Reward success! Change is not easy and it takes a lot of effort to change established processes even when the personnel involved are fully on-board. Listen for needed tweaks to the new processes (internal controls are never final) and take the time to recognize achievement.
Here’s to an efficient and successful 2017!
By: Doug Cash, MBA, CFE, CFI, CFCI
Fraudulent expense reporting by employees continues to be a common threat to operations. A recent survey by the Association of Certified Fraud Examiners estimated the median loss from expense reimbursement fraud was $30,000 per year. This is a considerable amount of money for many NPOs!
As with most areas of internal controls, to prevent and/or detect this type of scheme, start with a solid, clear reimbursement policy and then review reimbursement requests to ensure the policy is being followed. Do you have to review 100%? Not likely. Reviewing on a sample basis, as long as the employees are aware this is happening, should be adequate to ensure the policy is being followed. By setting up this “perception of detection”, employees will be less likely to commit a fraud due to the increased chance of their misdeeds being uncovered.
Elements of a strong reimbursement policy include:
- Timely reporting – reimbursement requests should be submitted within 30 days of the expense
- Appropriate expenditures – the policy should be very clear as to expectations regarding reimbursement for alcoholic beverages, family members, expensive hotels and restaurants, excessive tipping
- Proper documentation – if it is not feasible to require original receipts, have the employees responsible for retaining the original receipts so that they can be produced if a reimbursement request is chosen for review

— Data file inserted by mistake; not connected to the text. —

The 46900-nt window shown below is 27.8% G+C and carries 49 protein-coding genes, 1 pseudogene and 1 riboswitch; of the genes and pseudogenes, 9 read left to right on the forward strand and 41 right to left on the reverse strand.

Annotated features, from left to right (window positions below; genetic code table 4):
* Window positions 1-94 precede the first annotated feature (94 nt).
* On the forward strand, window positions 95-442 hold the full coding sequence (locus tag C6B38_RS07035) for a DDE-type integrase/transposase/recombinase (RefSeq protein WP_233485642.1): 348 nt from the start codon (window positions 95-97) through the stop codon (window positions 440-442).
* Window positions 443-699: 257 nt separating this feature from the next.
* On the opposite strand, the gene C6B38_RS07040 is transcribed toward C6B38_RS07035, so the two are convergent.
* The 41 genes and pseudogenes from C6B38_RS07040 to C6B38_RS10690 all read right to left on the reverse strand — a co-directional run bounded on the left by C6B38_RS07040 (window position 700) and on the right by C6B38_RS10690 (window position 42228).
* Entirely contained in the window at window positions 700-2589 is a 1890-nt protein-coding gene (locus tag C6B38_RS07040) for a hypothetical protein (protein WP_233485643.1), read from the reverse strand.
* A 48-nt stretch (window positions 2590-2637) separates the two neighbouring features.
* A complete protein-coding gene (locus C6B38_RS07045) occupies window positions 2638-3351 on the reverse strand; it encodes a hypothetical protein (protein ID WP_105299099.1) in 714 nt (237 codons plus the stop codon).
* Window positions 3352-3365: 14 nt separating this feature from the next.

- Minimum receipt threshold – set a reasonable level, such as $25 or $50, below which a receipt is not required for reimbursement
- Chargeback provisions – if undocumented expenses are found during the review process, have a clear policy regarding potential charge-back to the employee
We mentioned earlier that testing 100% of reimbursement requests may not be necessary, depending on the nature of your operations and available staff time for review. In addition to reviewing reimbursement requests in detail, which should always include all original receipts, you might consider running a report to evaluate and identify the employees having the most charges below the minimum threshold.
Prevention is always less expensive than detection and Eide Bailly can help protect your organization. Our forensic teams enjoy assisting with preventative measures including all areas of internal controls. Contact us today!
By: Peggy Jennings, CPA
The allocation of expenses among program, management & general (M&G), and fundraising functions is sometimes a mysterious process, often left to chance or defaulted to SALY (same as last year), or, in certain unfortunate cases, is determined based on desired ratio outcomes. If done properly, the allocation methodologies can be as diverse as the nature of the expenses incurred.
For those wanting to “do things right,” why the confusion?
One reason is the sometimes over-generalization of the requirements, which themselves are rather sparse in the FASB Accounting Standards Codification (ASC). For example, the definition of program services found in the ASC is “The activities that result in goods and services being distributed to beneficiaries, customers, or members that fulfill the purposes or mission for which the not-for-profit entity (NFP) exists. Those services are the major purpose for and the major output of the NFP and often relate to several major programs.” Little wonder that a question often heard is, “Aren’t all of our expenses incurred in fulfilling our mission?”
A more useful reference can be found in the AICPA Audit and Accounting Guide, Not-For-Profit Entities (Guide), which provides helpful guidance in Chapter 13, Expenses, Gains and Losses.
To learn more, read the full article here.